discoveries magazine

Could Smell Impact Metabolism?

Clint Blowers

Hunger can activate your sense of smell, but is there a relationship between your nose and your weight? New research at Cedars-Sinai suggests that what we smell might affect how our bodies process food.

In one recent study, investigators uncovered a connection between olfactory neurons, which control smell, and metabolism, the body's process of converting food into energy. Celine Riera, PhD, found that mice without olfactory neurons—no sense of smell—ate the same amount and type of food as normal mice but remained leaner. In mice without functional sniffers, Riera found that the hypothalamus—the part of the brain that regulates energy, balance and appetite—perceived food differently.

We're very excited about this finding, which may give us the opportunity to better understand the pathways of obesity in humans, says Riera, an investigator in the Cedars-Sinai Center for Neural Science and Medicine.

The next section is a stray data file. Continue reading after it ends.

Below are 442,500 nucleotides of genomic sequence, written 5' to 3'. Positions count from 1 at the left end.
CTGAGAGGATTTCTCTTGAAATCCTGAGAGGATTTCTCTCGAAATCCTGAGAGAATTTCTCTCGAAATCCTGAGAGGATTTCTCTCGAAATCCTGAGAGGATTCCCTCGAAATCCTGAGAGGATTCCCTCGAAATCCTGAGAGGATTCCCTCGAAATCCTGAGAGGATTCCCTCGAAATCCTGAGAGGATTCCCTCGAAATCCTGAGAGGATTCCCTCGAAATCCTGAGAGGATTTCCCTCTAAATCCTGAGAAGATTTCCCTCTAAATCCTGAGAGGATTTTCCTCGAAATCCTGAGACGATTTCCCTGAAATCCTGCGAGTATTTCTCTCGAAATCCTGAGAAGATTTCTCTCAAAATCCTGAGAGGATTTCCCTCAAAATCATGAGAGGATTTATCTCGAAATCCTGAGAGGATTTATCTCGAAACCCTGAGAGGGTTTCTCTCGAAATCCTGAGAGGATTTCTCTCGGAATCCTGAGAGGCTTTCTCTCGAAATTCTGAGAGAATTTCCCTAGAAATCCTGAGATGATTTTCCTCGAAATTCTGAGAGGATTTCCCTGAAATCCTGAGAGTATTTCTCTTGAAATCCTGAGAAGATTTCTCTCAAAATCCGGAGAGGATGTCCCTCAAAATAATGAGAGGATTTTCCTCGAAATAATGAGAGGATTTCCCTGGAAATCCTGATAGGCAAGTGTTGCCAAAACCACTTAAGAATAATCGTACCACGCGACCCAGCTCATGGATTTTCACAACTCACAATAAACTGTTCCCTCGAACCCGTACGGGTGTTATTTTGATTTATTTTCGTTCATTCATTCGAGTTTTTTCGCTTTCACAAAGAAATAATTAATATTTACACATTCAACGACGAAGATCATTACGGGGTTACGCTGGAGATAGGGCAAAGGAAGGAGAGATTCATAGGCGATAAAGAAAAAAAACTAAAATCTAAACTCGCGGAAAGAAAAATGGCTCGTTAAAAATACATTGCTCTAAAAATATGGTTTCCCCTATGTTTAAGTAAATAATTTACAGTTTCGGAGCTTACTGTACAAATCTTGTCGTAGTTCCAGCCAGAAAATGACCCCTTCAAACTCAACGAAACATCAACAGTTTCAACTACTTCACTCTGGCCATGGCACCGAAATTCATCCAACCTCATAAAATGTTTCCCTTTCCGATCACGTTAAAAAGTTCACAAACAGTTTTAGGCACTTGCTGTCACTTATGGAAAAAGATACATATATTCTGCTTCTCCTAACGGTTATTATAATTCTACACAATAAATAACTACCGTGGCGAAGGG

Another study aims to discover whether the reverse relationship between smell and metabolism could exist. Shehnaz Hussain, PhD, is investigating non-alcoholic fatty liver disease, a condition linked to obesity and diabetes that can lead to cirrhosis and cancer of the liver. An upcoming study will regulate the diets of people with the disease to explore, among other functions, whether a change in food intake can affect sense of smell.

Fortunately, despite our bodies’ and brains’ complicated relationship to food, aromas still have zero calories.